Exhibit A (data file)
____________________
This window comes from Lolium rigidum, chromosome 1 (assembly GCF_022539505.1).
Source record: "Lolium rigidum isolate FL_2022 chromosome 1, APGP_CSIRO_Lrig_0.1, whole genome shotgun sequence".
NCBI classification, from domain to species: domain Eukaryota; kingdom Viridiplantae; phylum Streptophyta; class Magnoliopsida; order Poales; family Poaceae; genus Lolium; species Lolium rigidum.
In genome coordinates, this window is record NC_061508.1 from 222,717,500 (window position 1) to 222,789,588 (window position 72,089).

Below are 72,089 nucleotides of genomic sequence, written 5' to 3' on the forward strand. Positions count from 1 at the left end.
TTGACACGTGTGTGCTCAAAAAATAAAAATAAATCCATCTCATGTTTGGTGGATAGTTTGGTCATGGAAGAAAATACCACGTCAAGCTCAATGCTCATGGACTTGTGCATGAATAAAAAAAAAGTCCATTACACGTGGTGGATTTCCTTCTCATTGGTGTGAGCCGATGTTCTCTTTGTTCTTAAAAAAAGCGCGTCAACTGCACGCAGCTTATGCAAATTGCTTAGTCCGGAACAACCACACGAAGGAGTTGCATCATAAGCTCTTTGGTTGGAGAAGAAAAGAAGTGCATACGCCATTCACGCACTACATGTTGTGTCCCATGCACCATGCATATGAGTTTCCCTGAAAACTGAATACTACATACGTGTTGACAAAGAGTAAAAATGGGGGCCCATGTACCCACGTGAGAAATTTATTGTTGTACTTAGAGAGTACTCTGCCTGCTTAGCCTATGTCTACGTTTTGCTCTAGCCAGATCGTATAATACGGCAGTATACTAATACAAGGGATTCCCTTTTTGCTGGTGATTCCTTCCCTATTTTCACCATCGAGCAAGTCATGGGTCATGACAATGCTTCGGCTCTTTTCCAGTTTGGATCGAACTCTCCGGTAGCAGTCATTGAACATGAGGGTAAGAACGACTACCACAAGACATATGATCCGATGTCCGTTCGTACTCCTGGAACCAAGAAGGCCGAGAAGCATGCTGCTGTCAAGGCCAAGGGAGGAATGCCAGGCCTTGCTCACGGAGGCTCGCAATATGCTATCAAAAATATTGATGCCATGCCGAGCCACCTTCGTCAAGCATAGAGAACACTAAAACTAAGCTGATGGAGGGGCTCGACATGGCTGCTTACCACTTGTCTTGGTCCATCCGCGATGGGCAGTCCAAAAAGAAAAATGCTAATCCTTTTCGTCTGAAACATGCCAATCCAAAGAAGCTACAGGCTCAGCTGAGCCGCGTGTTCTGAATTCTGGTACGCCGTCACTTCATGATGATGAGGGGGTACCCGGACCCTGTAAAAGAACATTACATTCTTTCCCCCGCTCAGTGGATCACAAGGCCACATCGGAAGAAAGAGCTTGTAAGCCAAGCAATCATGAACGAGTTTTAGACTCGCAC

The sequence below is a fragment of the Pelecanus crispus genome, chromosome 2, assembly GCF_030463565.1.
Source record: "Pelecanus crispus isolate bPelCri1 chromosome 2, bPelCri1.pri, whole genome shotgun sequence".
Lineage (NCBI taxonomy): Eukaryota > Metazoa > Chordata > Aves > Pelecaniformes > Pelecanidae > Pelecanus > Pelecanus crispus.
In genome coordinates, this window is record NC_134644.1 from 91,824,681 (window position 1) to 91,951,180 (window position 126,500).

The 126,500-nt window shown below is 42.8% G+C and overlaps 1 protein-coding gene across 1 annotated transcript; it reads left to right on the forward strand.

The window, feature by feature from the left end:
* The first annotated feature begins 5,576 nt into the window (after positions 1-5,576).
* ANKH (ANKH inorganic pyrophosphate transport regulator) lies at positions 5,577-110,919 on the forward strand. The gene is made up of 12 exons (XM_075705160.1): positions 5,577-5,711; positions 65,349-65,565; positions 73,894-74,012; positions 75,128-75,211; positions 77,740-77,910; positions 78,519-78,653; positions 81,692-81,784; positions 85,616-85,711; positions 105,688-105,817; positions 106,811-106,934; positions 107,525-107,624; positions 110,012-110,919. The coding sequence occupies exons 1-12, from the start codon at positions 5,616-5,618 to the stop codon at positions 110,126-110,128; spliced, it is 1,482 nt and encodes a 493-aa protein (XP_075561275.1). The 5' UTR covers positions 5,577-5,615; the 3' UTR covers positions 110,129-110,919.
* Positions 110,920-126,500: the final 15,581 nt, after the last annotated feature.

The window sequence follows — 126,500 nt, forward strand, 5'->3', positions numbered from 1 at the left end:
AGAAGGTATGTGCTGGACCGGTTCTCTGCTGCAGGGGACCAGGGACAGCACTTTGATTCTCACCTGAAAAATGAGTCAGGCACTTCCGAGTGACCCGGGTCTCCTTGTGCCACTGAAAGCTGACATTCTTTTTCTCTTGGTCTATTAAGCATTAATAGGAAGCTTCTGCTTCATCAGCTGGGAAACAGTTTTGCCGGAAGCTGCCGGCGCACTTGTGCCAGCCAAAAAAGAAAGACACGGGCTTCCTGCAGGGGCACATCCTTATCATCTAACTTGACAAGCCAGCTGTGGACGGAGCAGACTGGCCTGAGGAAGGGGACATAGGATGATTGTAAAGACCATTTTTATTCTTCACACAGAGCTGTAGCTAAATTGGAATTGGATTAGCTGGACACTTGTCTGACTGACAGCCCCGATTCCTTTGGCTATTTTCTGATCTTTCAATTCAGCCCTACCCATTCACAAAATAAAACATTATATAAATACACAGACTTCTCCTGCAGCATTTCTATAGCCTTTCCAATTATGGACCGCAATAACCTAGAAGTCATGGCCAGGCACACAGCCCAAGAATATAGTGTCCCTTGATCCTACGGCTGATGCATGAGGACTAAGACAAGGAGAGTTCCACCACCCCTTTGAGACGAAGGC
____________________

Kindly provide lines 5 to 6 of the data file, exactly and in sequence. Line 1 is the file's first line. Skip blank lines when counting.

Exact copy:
Below are 72,089 nucleotides of genomic sequence, written 5' to 3' on the forward strand. Positions count from 1 at the left end.
TTGACACGTGTGTGCTCAAAAAATAAAAATAAATCCATCTCATGTTTGGTGGATAGTTTGGTCATGGAAGAAAATACCACGTCAAGCTCAATGCTCATGGACTTGTGCATGAATAAAAAAAAAGTCCATTACACGTGGTGGATTTCCTTCTCATTGGTGTGAGCCGATGTTCTCTTTGTTCTTAAAAAAAGCGCGTCAACTGCACGCAGCTTATGCAAATTGCTTAGTCCGGAACAACCACACGAAGGAGTTGCATCATAAGCTCTTTGGTTGGAGAAGAAAAGAAGTGCATACGCCATTCACGCACTACATGTTGTGTCCCATGCACCATGCATATGAGTTTCCCTGAAAACTGAATACTACATACGTGTTGACAAAGAGTAAAAATGGGGGCCCATGTACCCACGTGAGAAATTTATTGTTGTACTTAGAGAGTACTCTGCCTGCTTAGCCTATGTCTACGTTTTGCTCTAGCCAGATCGTATAATACGGCAGTATACTAATACAAGGGATTCCCTTTTTGCTGGTGATTCCTTCCCTATTTTCACCATCGAGCAAGTCATGGGTCATGACAATGCTTCGGCTCTTTTCCAGTTTGGATCGAACTCTCCGGTAGCAGTCATTGAACATGAGGGTAAGAACGACTACCACAAGACATATGATCCGATGTCCGTTCGTACTCCTGGAACCAAGAAGGCCGAGAAGCATGCTGCTGTCAAGGCCAAGGGAGGAATGCCAGGCCTTGCTCACGGAGGCTCGCAATATGCTATCAAAAATATTGATGCCATGCCGAGCCACCTTCGTCAAGCATAGAGAACACTAAAACTAAGCTGATGGAGGGGCTCGACATGGCTGCTTACCACTTGTCTTGGTCCATCCGCGATGGGCAGTCCAAAAAGAAAAATGCTAATCCTTTTCGTCTGAAACATGCCAATCCAAAGAAGCTACAGGCTCAGCTGAGCCGCGTGTTCTGAATTCTGGTACGCCGTCACTTCATGATGATGAGGGGGTACCCGGACCCTGTAAAAGAACATTACATTCTTTCCCCCGCTCAGTGGATCACAAGGCCACATCGGAAGAAAGAGCTTGTAAGCCAAGCAATCATGAACGAGTTTTAGACTCGCAC